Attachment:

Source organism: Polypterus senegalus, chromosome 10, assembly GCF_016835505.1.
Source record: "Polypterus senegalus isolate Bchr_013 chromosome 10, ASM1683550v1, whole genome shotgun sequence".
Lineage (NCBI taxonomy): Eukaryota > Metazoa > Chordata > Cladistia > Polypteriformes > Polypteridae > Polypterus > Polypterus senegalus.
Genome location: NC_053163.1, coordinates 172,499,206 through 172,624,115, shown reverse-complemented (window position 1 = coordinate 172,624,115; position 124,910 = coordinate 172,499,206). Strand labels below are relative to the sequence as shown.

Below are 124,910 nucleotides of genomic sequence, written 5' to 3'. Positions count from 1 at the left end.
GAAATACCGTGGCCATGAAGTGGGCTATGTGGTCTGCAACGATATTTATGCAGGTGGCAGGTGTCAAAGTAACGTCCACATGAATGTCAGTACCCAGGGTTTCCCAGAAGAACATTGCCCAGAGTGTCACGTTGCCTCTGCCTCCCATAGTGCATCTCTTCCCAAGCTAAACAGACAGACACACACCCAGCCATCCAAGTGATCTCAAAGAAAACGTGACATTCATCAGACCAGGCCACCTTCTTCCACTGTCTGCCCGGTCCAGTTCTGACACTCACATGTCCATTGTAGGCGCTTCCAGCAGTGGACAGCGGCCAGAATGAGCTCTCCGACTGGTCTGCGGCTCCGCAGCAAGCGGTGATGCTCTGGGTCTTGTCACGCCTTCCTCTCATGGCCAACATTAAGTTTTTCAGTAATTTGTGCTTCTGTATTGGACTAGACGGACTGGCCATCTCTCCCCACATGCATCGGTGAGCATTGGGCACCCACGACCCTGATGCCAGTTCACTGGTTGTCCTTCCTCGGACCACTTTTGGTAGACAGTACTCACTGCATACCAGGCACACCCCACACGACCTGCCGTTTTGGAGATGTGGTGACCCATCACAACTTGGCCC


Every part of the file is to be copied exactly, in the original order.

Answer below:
Source organism: Polypterus senegalus, chromosome 10, assembly GCF_016835505.1.
Source record: "Polypterus senegalus isolate Bchr_013 chromosome 10, ASM1683550v1, whole genome shotgun sequence".
Lineage (NCBI taxonomy): Eukaryota > Metazoa > Chordata > Cladistia > Polypteriformes > Polypteridae > Polypterus > Polypterus senegalus.
Genome location: NC_053163.1, coordinates 172,499,206 through 172,624,115, shown reverse-complemented (window position 1 = coordinate 172,624,115; position 124,910 = coordinate 172,499,206). Strand labels below are relative to the sequence as shown.

Below are 124,910 nucleotides of genomic sequence, written 5' to 3'. Positions count from 1 at the left end.
GAAATACCGTGGCCATGAAGTGGGCTATGTGGTCTGCAACGATATTTATGCAGGTGGCAGGTGTCAAAGTAACGTCCACATGAATGTCAGTACCCAGGGTTTCCCAGAAGAACATTGCCCAGAGTGTCACGTTGCCTCTGCCTCCCATAGTGCATCTCTTCCCAAGCTAAACAGACAGACACACACCCAGCCATCCAAGTGATCTCAAAGAAAACGTGACATTCATCAGACCAGGCCACCTTCTTCCACTGTCTGCCCGGTCCAGTTCTGACACTCACATGTCCATTGTAGGCGCTTCCAGCAGTGGACAGCGGCCAGAATGAGCTCTCCGACTGGTCTGCGGCTCCGCAGCAAGCGGTGATGCTCTGGGTCTTGTCACGCCTTCCTCTCATGGCCAACATTAAGTTTTTCAGTAATTTGTGCTTCTGTATTGGACTAGACGGACTGGCCATCTCTCCCCACATGCATCGGTGAGCATTGGGCACCCACGACCCTGATGCCAGTTCACTGGTTGTCCTTCCTCGGACCACTTTTGGTAGACAGTACTCACTGCATACCAGGCACACCCCACACGACCTGCCGTTTTGGAGATGTGGTGACCCATCACAACTTGGCCC